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Abstract. Ever since Alan Turing gave us a machine model of algorithmic computation, there have been questions about how widely it is applicable (some asked by Turing himself). Although the computer on our desk can be viewed in isolation as a Universal Turing Machine, there are many examples in nature of what looks like computation, but for which there is no wellunderstood model. In many areas, we have to come to terms with emergence not being clearly algorithmic. The positive side of this is the growth of new computational paradigms based on metaphors for natural phenomena, and the devising of very informative computer simulations got from copying nature. This talk is concerned with general questions such as: • Can natural computation, in its various forms, provide us with genuinely new ways of computing? • To what extent can natural processes be captured computationally? • Is there a universal model underlying these new paradigms?
Emergence as a ComputabilityTheoretic Phenomenon
, 2008
"... In dealing with emergent phenomena, a common task is to identify useful descriptions of them in terms of the underlying atomic processes, and to extract enough computational content from these descriptions to enable predictions to be made. Generally, the underlying atomic processes are quite well un ..."
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Cited by 3 (1 self)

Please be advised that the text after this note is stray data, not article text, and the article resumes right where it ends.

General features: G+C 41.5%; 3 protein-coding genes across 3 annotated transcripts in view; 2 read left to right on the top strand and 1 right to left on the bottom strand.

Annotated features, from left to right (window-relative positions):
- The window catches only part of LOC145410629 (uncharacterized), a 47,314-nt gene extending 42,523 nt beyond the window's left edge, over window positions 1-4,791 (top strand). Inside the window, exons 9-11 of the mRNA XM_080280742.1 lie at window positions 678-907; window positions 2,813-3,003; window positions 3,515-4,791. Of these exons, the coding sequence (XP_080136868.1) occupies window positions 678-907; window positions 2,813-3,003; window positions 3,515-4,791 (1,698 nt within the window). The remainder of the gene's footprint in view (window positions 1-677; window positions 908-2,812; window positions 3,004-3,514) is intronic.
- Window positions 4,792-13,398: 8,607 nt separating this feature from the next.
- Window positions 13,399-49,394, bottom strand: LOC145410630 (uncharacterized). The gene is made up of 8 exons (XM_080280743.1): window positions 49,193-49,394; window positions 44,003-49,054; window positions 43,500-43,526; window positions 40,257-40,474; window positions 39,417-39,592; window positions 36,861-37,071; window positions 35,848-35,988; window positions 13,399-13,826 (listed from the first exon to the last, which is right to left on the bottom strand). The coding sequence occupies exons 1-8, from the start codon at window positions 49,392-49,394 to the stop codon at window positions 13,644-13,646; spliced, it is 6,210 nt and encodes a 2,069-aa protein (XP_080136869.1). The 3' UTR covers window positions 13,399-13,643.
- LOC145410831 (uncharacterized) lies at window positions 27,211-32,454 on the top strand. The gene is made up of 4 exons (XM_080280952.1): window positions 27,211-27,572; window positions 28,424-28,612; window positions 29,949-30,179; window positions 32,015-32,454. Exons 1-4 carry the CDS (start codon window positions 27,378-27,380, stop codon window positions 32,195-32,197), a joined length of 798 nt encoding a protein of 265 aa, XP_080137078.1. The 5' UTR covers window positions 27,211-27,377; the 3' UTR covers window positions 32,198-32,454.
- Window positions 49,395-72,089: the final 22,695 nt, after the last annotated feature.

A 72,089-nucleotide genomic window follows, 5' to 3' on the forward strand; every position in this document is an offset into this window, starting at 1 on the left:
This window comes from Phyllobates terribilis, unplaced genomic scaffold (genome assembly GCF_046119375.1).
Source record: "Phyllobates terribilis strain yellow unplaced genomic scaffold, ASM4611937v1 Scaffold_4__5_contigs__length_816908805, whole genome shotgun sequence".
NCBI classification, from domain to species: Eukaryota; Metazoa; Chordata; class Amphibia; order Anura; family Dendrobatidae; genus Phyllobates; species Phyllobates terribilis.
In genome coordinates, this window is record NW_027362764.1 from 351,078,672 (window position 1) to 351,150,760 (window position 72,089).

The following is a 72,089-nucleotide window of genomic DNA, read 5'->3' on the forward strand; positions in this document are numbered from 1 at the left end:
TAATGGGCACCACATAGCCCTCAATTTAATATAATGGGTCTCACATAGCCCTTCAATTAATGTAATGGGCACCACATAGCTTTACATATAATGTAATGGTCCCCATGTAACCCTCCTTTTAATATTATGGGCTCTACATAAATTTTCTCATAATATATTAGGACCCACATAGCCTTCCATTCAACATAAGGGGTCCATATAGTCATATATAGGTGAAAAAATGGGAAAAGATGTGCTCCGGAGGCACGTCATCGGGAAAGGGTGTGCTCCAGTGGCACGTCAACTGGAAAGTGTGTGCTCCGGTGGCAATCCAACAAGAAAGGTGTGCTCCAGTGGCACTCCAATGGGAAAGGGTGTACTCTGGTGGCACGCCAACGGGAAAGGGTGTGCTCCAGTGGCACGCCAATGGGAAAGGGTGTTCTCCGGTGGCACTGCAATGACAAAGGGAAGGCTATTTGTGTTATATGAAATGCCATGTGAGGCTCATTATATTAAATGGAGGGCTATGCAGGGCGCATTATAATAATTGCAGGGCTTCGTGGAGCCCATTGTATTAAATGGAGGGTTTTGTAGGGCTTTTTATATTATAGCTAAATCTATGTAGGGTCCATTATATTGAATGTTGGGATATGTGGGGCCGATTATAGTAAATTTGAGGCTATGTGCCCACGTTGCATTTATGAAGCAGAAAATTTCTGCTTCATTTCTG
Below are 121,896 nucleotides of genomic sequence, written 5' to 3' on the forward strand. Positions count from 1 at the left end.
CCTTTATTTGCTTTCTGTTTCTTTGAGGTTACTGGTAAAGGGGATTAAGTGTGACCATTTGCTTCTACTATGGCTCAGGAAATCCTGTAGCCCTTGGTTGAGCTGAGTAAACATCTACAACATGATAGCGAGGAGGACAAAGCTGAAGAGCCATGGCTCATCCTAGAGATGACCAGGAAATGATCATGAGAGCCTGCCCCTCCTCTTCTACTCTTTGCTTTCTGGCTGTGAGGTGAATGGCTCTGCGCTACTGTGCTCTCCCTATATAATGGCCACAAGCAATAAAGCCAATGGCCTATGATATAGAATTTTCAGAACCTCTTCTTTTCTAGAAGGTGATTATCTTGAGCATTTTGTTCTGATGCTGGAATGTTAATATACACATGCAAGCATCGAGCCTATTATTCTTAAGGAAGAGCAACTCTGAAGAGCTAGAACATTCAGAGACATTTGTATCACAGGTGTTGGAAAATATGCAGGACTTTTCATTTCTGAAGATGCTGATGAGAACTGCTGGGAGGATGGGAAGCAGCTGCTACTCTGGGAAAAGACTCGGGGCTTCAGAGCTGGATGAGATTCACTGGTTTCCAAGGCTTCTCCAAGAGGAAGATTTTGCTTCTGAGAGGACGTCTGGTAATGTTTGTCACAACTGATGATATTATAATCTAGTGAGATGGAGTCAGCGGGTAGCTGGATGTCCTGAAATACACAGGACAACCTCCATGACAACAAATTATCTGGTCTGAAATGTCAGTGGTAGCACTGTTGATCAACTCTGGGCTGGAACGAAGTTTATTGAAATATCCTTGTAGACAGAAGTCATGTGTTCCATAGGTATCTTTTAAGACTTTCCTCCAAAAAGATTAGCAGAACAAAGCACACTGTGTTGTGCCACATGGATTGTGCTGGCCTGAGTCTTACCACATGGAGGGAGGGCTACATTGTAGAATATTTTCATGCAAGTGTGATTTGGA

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In dealing with emergent phenomena, a common task is to identify useful descriptions of them in terms of the underlying atomic processes, and to extract enough computational content from these descriptions to enable predictions to be made. Generally, the underlying atomic processes are quite well understood, and (with important exceptions) captured by mathematics from which it is relatively easy to extract algorithmic content. A widespread view is that the difficulty in describing transitions from algorithmic activity to the emergence associated with chaotic situations is a simple case of complexity outstripping computational resources and human ingenuity. Or, on the other hand, that phenomena transcending the standard Turing model of computation, if they exist, must necessarily lie outside the domain of classical computability theory. In this talk we suggest that much of the current confusion arises from conceptual gaps and the lack of a suitably fundamental model within which to situate emergence. We examine the potential for placing emergent relations in a familiar context based on Turing’s 1939 model for interactive computation over structures described in terms of reals. The explanatory power of this model is explored, formalising informal descriptions in terms of mathematical definability and invariance, and relating a range of basic scientific puzzles to results and intractable problems in computability theory. In this talk
A natural axiomatization of Church’s thesis
, 2007
"... The Abstract State Machine Thesis asserts that every classical algorithm is behaviorally equivalent to an abstract state machine. This thesis has been shown to follow from three natural postulates about algorithmic computation. Here, we prove that augmenting those postulates with an additional requ ..."